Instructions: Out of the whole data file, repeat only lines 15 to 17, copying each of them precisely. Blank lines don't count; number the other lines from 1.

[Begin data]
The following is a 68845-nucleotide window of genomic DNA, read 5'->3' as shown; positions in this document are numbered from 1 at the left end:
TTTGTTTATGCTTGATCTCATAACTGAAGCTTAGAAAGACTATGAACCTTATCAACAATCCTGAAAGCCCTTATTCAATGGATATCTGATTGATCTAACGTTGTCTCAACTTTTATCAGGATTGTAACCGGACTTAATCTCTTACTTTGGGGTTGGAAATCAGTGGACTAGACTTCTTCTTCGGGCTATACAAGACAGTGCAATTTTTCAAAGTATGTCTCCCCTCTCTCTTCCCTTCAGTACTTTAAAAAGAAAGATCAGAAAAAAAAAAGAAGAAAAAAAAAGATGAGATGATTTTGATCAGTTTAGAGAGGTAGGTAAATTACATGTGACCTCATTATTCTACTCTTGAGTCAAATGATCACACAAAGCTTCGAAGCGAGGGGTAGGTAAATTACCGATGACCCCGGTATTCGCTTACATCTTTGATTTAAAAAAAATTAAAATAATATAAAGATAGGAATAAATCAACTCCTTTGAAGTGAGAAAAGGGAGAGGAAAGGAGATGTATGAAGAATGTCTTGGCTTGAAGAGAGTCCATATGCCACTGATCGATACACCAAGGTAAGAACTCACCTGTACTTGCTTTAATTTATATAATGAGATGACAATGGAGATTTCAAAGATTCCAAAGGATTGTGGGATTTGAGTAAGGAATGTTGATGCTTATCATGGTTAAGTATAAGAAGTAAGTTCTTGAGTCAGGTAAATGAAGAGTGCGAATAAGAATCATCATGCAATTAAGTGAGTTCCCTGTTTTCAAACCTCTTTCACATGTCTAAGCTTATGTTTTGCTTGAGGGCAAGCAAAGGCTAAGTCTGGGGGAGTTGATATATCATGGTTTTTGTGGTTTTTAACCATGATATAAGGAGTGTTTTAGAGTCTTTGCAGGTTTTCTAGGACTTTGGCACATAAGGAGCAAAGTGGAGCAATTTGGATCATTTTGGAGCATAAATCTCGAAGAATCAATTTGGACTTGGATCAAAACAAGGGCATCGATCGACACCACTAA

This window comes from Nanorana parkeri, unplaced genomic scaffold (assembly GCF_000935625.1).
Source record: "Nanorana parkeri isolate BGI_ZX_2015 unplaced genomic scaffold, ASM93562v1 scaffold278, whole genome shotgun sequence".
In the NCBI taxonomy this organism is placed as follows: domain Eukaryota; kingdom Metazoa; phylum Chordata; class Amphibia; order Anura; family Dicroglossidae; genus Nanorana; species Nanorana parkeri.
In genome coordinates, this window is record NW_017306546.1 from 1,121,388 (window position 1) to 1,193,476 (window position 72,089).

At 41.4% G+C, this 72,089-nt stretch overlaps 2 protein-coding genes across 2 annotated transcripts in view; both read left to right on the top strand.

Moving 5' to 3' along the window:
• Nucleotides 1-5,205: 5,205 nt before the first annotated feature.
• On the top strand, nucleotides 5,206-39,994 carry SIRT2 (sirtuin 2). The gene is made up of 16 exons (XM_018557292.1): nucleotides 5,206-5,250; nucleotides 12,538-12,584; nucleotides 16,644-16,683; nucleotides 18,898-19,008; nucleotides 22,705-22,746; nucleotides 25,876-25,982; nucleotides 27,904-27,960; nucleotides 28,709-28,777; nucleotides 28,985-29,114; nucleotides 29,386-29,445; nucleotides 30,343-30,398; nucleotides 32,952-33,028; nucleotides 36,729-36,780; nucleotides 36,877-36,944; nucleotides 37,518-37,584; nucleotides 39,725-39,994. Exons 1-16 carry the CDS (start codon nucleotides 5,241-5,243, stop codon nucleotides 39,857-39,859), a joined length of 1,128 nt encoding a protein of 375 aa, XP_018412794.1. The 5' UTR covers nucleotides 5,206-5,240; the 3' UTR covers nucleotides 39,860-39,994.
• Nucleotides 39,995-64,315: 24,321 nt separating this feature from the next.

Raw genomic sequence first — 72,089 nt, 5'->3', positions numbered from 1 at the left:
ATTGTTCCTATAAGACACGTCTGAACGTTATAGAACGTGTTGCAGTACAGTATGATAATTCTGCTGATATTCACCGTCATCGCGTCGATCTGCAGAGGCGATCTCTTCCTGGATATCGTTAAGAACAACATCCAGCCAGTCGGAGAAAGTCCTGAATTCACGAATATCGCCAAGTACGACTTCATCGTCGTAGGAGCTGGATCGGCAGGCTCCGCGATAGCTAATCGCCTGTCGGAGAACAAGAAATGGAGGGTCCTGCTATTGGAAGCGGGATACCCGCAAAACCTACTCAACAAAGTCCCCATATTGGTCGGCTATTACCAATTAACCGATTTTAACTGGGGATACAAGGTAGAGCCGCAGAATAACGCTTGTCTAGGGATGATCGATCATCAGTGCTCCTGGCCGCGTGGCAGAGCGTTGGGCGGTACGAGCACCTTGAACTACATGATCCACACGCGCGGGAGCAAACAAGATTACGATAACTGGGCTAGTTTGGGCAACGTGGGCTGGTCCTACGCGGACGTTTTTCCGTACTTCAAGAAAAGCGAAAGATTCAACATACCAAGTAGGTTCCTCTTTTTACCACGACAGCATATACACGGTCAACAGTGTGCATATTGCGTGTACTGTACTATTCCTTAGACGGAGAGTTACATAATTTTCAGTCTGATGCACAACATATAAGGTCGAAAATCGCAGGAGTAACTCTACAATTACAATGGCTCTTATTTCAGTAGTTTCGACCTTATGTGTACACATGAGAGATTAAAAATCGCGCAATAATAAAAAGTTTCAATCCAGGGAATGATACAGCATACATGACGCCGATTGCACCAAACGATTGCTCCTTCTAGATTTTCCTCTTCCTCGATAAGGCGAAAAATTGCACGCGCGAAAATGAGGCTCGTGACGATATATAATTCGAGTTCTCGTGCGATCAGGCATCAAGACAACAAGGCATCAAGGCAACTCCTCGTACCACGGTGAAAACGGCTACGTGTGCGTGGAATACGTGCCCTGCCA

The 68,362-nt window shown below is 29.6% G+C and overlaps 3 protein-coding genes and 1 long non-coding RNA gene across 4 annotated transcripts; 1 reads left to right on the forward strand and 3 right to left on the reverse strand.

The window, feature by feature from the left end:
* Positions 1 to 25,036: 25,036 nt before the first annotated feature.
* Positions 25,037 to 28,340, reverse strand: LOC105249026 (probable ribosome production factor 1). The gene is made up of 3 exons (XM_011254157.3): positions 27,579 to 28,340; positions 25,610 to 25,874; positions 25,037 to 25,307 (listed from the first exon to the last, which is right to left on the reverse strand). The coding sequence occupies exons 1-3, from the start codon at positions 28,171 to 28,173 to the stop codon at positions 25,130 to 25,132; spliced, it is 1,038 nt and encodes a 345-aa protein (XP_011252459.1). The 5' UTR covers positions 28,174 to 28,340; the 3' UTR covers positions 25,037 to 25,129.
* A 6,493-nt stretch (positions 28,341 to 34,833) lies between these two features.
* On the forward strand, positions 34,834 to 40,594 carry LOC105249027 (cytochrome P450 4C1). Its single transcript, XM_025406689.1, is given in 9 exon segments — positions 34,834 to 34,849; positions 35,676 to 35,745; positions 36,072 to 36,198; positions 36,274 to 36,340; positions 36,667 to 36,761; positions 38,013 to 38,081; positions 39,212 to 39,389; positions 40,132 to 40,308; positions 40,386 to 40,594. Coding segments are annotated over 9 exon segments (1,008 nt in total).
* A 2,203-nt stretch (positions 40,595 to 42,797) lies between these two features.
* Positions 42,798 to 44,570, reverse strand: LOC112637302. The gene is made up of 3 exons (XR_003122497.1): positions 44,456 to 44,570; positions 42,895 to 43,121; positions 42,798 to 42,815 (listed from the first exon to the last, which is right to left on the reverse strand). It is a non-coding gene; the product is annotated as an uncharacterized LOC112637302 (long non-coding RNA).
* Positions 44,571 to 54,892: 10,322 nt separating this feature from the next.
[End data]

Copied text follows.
The window, feature by feature from the left end:
* Positions 1 to 25,036: 25,036 nt before the first annotated feature.
* Positions 25,037 to 28,340, reverse strand: LOC105249026 (probable ribosome production factor 1). The gene is made up of 3 exons (XM_011254157.3): positions 27,579 to 28,340; positions 25,610 to 25,874; positions 25,037 to 25,307 (listed from the first exon to the last, which is right to left on the reverse strand). The coding sequence occupies exons 1-3, from the start codon at positions 28,171 to 28,173 to the stop codon at positions 25,130 to 25,132; spliced, it is 1,038 nt and encodes a 345-aa protein (XP_011252459.1). The 5' UTR covers positions 28,174 to 28,340; the 3' UTR covers positions 25,037 to 25,129.